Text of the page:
New Zealand and Oceania soccer patriarch Charlie Dempsey died suddenly in Auckland on Tuesday night after devoting a lifetime to the game he loved. He passed away just four days after his last round of golf – his other sporting passion.
Scottish-born Dempsey, 87, took association football in his adopted country from its status as a poor cousin to rugby on to the world stage. Perhaps more importantly, he took football to the island nations of Oceania where it is now the most popular sport and played by one in 10 of the region’s population.
Dempsey wasn’t everybody’s cup of tea, or bottle of Guinness – his favourite tipple – but no one would ever dare question his passion and determination to challenge, and beat, the odds.
Charlie Dempsey did it his way – treading on toes, and kissing backsides (more of that later), along the way – but only in the best interests of a game he felt deserved better.
Dempsey, wife Annie and daughters Alice and Josephine, arrived in New Zealand in September 1952 as assisted immigrants, after waiting a couple of years for the chance and taking 45 days to reach Wellington. Within hours and a train trip later, the Dempseys were in Auckland.
Soon he was splitting his time between his family, his work and his football – playing, then coaching, at Eastern Suburbs.
With Dave Morton, Dempsey formed the hugely successful building company Dempsey Morton Ltd, which was sold to the giant Fletchers organisation in the early 1980s after building around 4000 houses.
Dempsey juggled his business and sporting interests and shrugged off the rejection of his first bid to make it on to the Auckland Football Association’s control board to make it second time round and quickly become their delegate to the New Zealand Football Association. The rest, they say, is history. Dempsey went after the big one – the recognition of football in this part of the world as a Fifa confederation. It took around 30 years but in 1996 the Oceania Football Confederation was finally accepted as part of the Fifa family and Dempsey given a seat on the all-powerful Fifa executive.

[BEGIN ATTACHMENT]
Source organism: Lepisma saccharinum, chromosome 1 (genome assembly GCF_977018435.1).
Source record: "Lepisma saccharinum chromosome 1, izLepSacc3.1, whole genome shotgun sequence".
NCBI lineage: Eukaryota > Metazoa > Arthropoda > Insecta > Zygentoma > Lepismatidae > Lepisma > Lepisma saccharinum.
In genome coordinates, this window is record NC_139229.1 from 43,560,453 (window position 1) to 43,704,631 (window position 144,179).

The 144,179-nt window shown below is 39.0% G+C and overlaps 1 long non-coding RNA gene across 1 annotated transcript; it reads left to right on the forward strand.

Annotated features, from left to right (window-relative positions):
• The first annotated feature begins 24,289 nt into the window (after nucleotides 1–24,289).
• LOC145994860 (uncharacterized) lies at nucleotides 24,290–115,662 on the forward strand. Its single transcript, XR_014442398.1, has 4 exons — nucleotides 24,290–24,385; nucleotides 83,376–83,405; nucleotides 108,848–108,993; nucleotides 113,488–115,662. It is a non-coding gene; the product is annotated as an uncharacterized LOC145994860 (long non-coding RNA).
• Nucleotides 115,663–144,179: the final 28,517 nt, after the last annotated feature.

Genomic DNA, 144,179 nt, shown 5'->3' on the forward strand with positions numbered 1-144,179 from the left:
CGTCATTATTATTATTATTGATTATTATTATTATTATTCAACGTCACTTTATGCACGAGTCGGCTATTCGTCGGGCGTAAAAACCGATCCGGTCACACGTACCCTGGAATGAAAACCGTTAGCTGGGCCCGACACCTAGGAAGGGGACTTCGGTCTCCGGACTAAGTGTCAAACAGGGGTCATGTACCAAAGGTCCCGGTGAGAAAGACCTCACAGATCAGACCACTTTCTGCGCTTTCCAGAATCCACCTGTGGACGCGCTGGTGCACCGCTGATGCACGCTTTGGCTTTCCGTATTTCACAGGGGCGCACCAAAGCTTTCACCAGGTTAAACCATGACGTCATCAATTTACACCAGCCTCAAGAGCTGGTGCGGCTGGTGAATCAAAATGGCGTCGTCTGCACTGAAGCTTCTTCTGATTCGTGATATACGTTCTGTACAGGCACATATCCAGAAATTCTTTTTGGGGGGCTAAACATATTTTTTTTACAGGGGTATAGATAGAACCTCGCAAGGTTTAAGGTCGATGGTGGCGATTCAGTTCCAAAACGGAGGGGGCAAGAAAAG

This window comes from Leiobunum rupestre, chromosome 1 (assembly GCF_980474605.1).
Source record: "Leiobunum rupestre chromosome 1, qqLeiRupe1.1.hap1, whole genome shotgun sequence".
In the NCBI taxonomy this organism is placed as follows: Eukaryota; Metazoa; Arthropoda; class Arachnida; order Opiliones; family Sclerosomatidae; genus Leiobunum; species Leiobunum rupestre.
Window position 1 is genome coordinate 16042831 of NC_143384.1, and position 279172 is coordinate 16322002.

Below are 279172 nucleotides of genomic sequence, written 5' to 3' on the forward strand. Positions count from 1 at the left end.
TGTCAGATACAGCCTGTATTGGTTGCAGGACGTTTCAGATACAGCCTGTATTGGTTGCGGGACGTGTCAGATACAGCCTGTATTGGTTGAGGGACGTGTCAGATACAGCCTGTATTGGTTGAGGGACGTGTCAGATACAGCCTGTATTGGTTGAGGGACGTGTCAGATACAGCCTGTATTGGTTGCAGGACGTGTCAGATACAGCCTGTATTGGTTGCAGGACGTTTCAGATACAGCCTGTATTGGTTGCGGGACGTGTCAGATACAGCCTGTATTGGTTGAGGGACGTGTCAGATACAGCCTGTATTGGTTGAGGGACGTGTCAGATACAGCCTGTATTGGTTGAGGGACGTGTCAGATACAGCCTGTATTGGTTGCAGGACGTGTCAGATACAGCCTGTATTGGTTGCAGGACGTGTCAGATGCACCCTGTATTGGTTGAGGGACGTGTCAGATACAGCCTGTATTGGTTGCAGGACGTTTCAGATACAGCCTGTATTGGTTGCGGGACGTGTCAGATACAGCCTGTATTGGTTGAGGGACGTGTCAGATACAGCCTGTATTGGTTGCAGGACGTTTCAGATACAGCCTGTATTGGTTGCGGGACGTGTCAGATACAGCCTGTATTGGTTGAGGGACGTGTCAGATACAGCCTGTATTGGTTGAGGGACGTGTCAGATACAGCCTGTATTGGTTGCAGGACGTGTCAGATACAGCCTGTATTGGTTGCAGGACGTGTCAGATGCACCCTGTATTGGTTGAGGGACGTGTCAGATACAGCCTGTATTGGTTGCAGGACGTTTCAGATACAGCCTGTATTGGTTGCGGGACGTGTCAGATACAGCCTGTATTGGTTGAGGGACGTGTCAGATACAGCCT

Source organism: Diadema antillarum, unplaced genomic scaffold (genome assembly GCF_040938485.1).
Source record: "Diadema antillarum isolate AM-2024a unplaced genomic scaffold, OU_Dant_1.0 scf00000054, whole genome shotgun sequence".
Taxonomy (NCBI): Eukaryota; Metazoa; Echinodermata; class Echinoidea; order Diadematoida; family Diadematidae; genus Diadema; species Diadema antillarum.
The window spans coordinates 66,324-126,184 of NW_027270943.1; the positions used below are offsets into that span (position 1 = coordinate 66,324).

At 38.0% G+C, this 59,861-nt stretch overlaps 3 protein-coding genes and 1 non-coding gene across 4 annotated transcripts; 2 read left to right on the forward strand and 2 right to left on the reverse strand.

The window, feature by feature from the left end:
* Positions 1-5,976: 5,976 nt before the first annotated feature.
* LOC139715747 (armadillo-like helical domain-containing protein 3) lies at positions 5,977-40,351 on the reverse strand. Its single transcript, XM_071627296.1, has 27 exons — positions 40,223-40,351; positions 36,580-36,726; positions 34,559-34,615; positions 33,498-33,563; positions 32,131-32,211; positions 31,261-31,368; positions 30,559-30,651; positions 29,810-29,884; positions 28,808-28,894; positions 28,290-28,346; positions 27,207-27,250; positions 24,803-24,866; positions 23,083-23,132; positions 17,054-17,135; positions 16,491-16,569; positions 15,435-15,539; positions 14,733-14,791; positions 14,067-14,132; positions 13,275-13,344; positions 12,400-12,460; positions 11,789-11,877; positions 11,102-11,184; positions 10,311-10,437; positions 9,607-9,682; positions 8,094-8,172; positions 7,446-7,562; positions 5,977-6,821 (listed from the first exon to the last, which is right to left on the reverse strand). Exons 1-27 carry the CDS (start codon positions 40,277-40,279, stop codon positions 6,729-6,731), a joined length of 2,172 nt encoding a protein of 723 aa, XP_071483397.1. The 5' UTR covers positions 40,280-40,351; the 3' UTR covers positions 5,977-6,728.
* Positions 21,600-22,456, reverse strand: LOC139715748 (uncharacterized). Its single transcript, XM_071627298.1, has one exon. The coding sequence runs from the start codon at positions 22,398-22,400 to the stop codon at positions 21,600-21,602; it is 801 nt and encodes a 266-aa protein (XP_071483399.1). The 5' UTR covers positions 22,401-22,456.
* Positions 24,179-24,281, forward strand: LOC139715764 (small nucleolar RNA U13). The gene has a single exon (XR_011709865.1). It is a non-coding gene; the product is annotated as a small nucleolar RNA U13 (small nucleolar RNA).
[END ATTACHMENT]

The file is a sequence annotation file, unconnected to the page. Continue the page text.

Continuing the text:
In looking back on an unparalleled career in "his" sport, two highlights overshadow all else. His single-minded determination got the All Whites to the 1982 World Cup finals in Spain. In 2000, Dempsey’s "no vote" handed the 2006 World Cup to Germany – much to South Africa’s chagrin. This was his moment of infamy.
Dempsey made no apology for either.
Charlie Dempsey with the OFC O-League trophy at the end of this years final between Waitakere United and Kossa FC. Picture: Grant Stantiall
He set up a "joint tours agreement" between the Auckland and New Zealand Football Associations to get the All Whites ball rolling and went to bat for John Adshead as coach.
Dempsey was in Singapore for the famous 2-1 win over China which booked New Zealand’s place in Spain and led him to having to go to the dressing room "to kiss Bobby Almond’s bum" after agreeing to do that if the team won.
Overcome with emotion, Dempsey retreated to his hotel room in Singapore – but only after putting money on the bar "to shout my boys".
A hotel room also played a part in perhaps his most publicised stand – the no vote in the 2006 World Cup bid.
Holed up in a Singapore [co-incidental] hotel, Dempsey told the Herald "my life has become unbearable" after being offered bribes to vote "one way".
He maintained his decision to abstain was simply because he did not want to make enemies.
No one, surely, would ever accuse Charles John Dempsey of ever wanting to do that.
By Terry Maddaford – NZ Herald